Tesla Model Y review – Engines, performance and drive – AutoExpress

Tesla established itself as a maker of super-quick electric cars back in 2009 with the introduction of the Roadster model. The US manufacturer followed this up with the Model S saloon in 2012 and the Model 3 hatchback later in 2017, all offering supercar-rivalling sprinting ability.

The Model Y is no different and, in Performance guise, is capable of embarrassing much more expensive machinery off the line. Even in Long Range form, where some of its raw pace is sacrificed for more miles from the 75kWh battery, the Model Y is still able to post a sub-5.0 second 0-62mph time – not bad for a family friendly SUV.

Of course, the Model Y’s dual-motor/all-wheel-drive set-up helps put the power down but, in everyday driving, it’ll most probably just offer some added reassurance when the weather is poor and the roads are more slippery.

It’s best to think of the Model Y as a family SUV that just happens to be extremely rapid in a straight line, because it offers neither the driving engagement you get from, say, the BMW iX3, nor the relative agility of the Jaguar I-Pace. There isn’t much steering feel and the Model Y struggles with quick changes in direction.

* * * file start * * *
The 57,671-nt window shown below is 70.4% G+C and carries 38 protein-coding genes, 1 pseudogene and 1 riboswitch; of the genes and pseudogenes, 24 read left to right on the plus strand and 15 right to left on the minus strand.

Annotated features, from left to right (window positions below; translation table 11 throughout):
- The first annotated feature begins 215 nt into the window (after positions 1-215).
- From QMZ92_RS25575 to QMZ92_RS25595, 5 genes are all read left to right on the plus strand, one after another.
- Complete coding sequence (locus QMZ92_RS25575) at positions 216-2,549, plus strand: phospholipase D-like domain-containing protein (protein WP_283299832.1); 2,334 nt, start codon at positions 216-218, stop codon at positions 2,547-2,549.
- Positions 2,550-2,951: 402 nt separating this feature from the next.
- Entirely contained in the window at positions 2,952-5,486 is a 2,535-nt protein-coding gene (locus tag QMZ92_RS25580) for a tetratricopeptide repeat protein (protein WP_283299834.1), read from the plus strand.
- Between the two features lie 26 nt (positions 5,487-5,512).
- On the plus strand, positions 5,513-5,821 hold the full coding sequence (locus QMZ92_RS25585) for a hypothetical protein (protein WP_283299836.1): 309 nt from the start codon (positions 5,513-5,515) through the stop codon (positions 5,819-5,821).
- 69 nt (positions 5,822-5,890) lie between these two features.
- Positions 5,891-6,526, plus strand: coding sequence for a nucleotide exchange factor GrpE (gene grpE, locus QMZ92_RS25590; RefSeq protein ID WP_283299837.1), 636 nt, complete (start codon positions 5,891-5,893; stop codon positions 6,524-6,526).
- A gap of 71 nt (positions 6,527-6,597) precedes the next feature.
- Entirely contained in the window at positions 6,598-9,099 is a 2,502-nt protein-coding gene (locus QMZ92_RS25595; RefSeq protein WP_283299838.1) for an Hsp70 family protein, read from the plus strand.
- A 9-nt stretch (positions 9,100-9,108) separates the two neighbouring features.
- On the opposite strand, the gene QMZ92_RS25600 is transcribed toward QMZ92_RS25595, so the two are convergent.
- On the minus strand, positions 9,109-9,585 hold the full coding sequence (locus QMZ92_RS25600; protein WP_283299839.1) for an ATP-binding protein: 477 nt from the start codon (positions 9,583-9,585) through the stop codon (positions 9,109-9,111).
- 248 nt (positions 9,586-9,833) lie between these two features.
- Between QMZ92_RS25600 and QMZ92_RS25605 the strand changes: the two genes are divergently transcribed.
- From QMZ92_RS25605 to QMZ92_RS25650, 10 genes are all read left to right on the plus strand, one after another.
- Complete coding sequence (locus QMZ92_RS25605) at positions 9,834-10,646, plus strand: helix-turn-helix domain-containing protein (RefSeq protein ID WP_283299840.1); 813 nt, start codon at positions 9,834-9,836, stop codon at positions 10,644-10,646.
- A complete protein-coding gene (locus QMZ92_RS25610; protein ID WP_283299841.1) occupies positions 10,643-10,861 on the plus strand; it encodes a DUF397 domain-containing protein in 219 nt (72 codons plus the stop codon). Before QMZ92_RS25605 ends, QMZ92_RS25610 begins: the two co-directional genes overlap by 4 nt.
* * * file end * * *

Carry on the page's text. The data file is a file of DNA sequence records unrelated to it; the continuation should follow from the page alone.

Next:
The Model Y is a capable cruiser on a motorway or smooth A-road, but once on rougher terrain the car’s overly firm set-up makes itself known, and you’ll notice some harsher crashes and thumps. When we tested the Model Y against the Audi Q4 e-tron, the German rival came out on top for ride comfort.

Engines, 0-60 acceleration and top speed

Tesla offers the Model Y as either a Long Range or Performance version, with the former managing 0-60mph in 4.8 seconds and the latter covering the same benchmark in just 3.5 seconds. Top speeds are 135mph and 155mph respectively.


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Red Bull set to announce Ford engine partnership deal with US car giant – BBC

Honda-powered Red Bull won both the drivers’ and constructors’ championships in 2022

Red Bull are poised to announce an engine partnership deal with US car giant Ford.

Ford will join forces with the team from 2026, part-funding the engine Red Bull are designing for the new regulations to be introduced that year.

The agreement is expected to be officially unveiled at Red Bull’s 2023 season launch in New York on Friday.

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Ford set to announce F1 return with Red Bull engine deal – The Race

Red Bull and Ford are set to announce they will work together on a Formula 1 engine for 2026.

The widely rumoured collaboration will be announced on Friday, when Red Bull is set to reveal the livery for its 2023 car the RB19 at an event in New York.

Though not confirmed by either party, the news of a tie-up between Ford and the newly created Red Bull Powertrains engine division was mistakenly leaked in Italian media and is understood to be correct.

Ford has been interested in a potential F1 programme for several months, based around the 2026 engine regulations – which feature “100% sustainable fuels”, according to F1, and an increase in the electrical …….